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The Brown v. SanFilippo Spat

Capital punishment: Who's to blame for late bond sales?

About a week and a half ago, Mayor Byron Brown was spitting screws because, he said, outgoing Comptroller Andy SanFilippo had blown a chance that the city’s control board would go soft this year by failing to sell some bonds for last year’s capital projects until after the new fiscal year had started in July.

Brown was very clear: SanFilippo had screwed up, no one else, and the mistake was “unconscionable.”

SanFilippo later dismissed the mayor’s accusations, saying Brown was talking about financial matters he did not understand. From where we sit, it seems that all branches of government share some blame for the late date at which bonds are sold to finance the city’s capital budget.

The original sin belongs with the administration, which has perpetuated a lousy practice inherited from previous administrations. Namely, the capital budget the mayor submits to the Common Council is basically a list of invented project titles and invented costs. The mayor may say, on behalf of public works, that the city needs (and, in the spirit of things, I’m inventing this number) $600,000 for bridge repairs, but that number is just a guess, a placeholder: No specific bridge repairs, examined and appraised, are represented in that request. The blanks are filled in later, after the capital budget has been approved by Council.

So the seeds of delay are planted from the outset: If the lines in the capital budget were more precise—one might go so far as to say more reflective of the reality of how the money will be spent—then there would be less work to be done after the Council has approved it. The comptroller could get right to work on figuring out how best to bond the projects. But that won’t happen, because this administration, like all administrations before it, prefers to keep the capital budgets flexible, even if it means that the initial capital budgets they submit to Council come close to being works of fiction.

In any case, the Council adds to that original sin a venal sin of its own: Councilmembers tend to take their sweet time approving the capital budget, holding the mayor’s favored projects hostage in order to promote their own, and arguing over equitable division of infrastructure improvements citywide—an argument that is really about the power of the mayor to control the disbursal of capital funds and projects based on his priorities, which may have to do equally with planning and with politics. In recent years, this argument has been prolonged, thanks to bitter feelings between the Council majority and the mayor’s office. The squabble was especially protracted in 2009, when it was March 23 before the two sides made a deal.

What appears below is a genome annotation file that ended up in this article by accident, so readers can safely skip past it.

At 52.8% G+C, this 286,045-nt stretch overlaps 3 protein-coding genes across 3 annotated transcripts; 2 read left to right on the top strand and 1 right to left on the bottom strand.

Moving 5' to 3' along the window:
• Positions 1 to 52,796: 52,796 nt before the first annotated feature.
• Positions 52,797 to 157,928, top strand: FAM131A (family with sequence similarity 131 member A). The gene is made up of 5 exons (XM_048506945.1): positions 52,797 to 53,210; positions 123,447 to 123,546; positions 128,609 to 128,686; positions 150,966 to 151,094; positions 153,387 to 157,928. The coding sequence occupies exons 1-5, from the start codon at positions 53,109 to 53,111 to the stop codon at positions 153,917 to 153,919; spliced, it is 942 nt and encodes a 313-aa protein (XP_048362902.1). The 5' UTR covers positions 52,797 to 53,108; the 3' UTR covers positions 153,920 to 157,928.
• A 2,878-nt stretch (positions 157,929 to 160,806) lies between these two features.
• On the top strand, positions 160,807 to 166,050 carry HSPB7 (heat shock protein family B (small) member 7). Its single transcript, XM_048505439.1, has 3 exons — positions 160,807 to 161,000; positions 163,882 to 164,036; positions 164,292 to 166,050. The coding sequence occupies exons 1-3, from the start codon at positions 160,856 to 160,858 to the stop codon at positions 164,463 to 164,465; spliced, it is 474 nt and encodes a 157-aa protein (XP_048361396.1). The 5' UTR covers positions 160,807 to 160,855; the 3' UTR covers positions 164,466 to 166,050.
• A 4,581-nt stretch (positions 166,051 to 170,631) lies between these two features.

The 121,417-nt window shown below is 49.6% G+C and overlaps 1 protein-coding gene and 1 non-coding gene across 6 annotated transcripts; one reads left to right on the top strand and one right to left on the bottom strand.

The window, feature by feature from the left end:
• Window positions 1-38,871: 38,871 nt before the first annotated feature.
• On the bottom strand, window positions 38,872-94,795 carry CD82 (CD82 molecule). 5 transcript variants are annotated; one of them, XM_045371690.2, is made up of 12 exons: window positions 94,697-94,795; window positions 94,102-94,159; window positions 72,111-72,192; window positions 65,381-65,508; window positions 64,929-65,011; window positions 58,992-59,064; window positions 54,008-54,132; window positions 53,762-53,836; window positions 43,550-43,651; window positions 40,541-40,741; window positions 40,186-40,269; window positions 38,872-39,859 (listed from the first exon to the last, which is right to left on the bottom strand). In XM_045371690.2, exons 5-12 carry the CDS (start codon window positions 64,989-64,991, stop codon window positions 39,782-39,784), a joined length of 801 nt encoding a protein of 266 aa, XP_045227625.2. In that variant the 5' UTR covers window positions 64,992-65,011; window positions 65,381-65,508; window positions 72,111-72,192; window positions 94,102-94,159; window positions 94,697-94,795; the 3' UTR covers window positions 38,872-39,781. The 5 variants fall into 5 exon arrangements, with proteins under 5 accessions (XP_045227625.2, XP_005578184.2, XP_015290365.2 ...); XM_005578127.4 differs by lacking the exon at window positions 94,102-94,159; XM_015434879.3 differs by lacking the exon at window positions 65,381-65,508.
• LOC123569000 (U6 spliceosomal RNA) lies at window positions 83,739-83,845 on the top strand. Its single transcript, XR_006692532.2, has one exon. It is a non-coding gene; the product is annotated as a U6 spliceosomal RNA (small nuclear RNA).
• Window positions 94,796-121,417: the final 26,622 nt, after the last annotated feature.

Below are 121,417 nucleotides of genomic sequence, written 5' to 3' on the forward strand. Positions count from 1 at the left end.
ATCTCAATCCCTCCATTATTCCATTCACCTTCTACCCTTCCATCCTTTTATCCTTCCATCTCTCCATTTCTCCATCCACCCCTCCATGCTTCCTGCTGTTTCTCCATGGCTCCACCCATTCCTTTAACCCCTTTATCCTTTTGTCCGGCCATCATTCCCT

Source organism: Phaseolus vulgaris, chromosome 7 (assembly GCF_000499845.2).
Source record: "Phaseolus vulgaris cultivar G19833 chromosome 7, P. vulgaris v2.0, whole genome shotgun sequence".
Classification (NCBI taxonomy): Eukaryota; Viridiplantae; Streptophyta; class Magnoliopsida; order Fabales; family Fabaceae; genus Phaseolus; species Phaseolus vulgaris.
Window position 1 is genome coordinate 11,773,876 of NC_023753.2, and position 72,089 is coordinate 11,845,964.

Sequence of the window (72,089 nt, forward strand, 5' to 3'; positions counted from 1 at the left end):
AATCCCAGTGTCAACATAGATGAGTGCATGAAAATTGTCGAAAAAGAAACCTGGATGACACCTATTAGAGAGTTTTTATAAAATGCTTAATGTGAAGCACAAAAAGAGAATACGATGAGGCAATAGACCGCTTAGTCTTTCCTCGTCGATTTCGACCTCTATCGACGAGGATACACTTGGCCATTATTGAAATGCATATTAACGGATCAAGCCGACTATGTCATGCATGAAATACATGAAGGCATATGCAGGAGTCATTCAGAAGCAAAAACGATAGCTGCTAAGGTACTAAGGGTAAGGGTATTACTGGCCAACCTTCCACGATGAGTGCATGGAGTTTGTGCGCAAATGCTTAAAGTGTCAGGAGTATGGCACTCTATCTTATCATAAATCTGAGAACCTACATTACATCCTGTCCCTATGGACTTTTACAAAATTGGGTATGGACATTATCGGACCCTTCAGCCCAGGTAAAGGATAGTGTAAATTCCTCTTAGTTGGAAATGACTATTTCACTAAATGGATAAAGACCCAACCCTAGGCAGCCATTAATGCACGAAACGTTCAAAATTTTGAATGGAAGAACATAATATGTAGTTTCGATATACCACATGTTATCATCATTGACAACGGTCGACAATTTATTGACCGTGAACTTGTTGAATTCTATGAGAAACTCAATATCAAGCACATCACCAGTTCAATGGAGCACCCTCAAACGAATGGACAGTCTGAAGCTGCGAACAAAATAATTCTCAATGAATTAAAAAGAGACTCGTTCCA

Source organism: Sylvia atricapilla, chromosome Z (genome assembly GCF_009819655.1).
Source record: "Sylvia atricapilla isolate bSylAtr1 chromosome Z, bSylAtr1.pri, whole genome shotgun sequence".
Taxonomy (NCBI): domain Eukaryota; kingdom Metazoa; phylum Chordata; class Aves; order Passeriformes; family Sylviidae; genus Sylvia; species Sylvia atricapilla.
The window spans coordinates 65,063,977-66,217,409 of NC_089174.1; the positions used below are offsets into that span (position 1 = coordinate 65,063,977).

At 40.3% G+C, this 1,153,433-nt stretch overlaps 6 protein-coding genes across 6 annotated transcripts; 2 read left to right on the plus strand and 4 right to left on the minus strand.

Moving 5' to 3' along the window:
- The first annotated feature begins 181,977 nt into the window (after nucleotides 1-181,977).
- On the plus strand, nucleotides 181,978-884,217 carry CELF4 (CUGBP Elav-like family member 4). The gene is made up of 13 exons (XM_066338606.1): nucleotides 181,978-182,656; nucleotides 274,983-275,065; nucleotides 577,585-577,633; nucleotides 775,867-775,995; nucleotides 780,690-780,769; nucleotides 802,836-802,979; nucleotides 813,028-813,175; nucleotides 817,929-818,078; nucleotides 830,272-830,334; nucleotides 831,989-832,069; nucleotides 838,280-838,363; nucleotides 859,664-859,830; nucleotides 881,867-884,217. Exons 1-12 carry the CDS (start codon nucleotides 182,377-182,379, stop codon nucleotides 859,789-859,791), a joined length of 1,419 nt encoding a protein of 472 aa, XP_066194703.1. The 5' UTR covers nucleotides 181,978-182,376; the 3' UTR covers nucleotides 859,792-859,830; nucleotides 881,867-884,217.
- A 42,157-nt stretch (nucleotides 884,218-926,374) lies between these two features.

Once the Council and the mayor have reached some sort of compromise, whether by negotiation or default, the administration must fill in the blanks in the capital budget so that the comptroller’s office is able to tell potential bondholders exactly what they’re financing. Once the comptroller’s staff has written the bonds, they must be submitted to Council for approval, before they’re taken to market.

At this point, the process is already behind schedule, so the comptroller and the mayor sign messages of necessity for each bond. The city charter mandates that bond sales must mature for at least one meeting of the Council; in that two weeks, it is imagined, citizens can lobby for or against these expenditures. Messages of necessity allow the Council to vote immediately on a funding issue, skirting the charter mandate. These messages of necessity are meant to be used to fund emergency measures only, but their use has become a matter of course.

Ostensibly a time-saving measure, messages of necessity can create delays, too, however: Last year, for example, the mayor’s office held up the bulk of the messages of necessity until messages two projects favored by the mayor could be included among them. That hold-up added some weeks to the process.

Finally, the comptroller’s staff can sell the bonds. But the bond markets are changeable, and sometimes it pays to wait for a better rate. Does the comptroller sell bonds at a higher interest rate in order to help the mayor shrug off the oversight of the control board? Or does he get the best deal he can for each bond, even if that means waiting a few extra weeks to complete a deal?

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